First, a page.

Summarizing

A summary reduces a long text to a shorter one by condensing the main ideas and skipping the details. For example, an executive summary may be a one- or two-page document that condenses a much longer report into a form readable in a few minutes. The following are a few guidelines for writing summaries.

1. Keep your primary objective in mind: to reproduce faithfully the main ideas of a longer document, skipping the details.

2. Be accurate and brief: Condense paragraphs to sentences, sentences to phrases, and skip sections that you judge redundant or unnecessary. (Don't, however, reduce the piece to an outline that only you can understand.)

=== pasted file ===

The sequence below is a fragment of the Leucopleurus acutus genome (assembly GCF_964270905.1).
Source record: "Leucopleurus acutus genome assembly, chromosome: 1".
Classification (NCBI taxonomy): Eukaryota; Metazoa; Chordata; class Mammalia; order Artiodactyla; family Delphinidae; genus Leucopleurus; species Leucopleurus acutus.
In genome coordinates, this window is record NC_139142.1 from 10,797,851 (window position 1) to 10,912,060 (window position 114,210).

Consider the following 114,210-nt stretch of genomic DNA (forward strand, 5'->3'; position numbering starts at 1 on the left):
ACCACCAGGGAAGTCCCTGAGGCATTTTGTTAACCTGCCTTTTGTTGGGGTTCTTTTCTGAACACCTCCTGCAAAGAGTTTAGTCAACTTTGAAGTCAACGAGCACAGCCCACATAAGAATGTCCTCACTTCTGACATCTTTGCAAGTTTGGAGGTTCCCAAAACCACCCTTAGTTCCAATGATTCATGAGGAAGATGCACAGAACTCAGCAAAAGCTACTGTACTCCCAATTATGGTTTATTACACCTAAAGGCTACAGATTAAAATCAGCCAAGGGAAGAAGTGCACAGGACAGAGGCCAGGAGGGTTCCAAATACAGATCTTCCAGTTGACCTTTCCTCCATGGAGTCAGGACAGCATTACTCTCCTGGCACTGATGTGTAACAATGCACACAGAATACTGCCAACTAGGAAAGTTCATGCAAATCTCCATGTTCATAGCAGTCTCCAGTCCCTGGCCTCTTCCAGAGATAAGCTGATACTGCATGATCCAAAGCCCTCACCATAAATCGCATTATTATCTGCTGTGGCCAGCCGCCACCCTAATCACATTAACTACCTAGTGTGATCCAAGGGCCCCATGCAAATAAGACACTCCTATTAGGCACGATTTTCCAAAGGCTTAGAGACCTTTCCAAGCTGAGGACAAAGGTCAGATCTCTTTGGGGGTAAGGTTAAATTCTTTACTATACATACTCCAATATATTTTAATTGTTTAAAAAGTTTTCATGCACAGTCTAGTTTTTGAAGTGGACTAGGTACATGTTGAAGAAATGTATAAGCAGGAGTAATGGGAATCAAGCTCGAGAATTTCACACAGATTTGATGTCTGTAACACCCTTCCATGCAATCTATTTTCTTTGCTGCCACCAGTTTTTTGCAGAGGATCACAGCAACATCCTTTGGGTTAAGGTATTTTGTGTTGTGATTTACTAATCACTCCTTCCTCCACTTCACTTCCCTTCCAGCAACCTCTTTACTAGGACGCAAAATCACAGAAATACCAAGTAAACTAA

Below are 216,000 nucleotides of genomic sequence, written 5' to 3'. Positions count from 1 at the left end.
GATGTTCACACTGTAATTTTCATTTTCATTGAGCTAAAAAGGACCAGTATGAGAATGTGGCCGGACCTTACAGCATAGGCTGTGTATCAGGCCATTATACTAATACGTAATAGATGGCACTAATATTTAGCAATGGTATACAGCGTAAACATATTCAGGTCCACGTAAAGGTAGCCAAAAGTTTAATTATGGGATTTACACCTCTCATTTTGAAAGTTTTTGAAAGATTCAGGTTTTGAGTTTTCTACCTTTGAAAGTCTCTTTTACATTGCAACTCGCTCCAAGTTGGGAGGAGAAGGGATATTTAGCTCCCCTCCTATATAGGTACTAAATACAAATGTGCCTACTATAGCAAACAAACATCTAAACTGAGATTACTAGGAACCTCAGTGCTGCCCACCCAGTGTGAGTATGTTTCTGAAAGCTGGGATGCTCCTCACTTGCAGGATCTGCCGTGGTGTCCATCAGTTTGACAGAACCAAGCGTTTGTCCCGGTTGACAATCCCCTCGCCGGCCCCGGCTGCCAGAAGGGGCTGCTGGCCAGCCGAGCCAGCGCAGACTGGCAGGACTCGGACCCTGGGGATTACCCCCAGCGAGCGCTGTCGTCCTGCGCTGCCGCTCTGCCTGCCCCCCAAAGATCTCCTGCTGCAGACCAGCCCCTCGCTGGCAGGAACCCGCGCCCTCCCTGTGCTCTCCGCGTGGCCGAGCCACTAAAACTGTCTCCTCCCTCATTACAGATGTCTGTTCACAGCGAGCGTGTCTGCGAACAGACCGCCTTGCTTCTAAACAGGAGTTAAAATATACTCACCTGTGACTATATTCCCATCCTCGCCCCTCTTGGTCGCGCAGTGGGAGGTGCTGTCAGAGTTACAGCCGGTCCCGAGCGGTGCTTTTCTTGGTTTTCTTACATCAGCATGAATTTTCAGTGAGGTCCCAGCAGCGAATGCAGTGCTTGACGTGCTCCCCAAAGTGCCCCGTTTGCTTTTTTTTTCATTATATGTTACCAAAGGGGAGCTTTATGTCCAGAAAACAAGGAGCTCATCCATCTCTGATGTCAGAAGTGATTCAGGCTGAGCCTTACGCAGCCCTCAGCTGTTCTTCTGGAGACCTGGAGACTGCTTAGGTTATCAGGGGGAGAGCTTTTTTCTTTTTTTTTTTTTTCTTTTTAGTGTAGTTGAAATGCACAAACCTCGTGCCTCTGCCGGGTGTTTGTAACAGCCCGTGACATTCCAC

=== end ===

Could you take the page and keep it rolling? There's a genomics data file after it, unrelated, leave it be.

3. Write in your own clearest style. A summary is about information: It is more important to be clear than to be true to the style of the original document.

4. Follow the organizational pattern of the original: If the original has subheadings or numbered points, use them as guides for writing your condensation.

5. Maintain the tone of the original as best you can. If the source is witty, be witty; if the source is formal, be formal.

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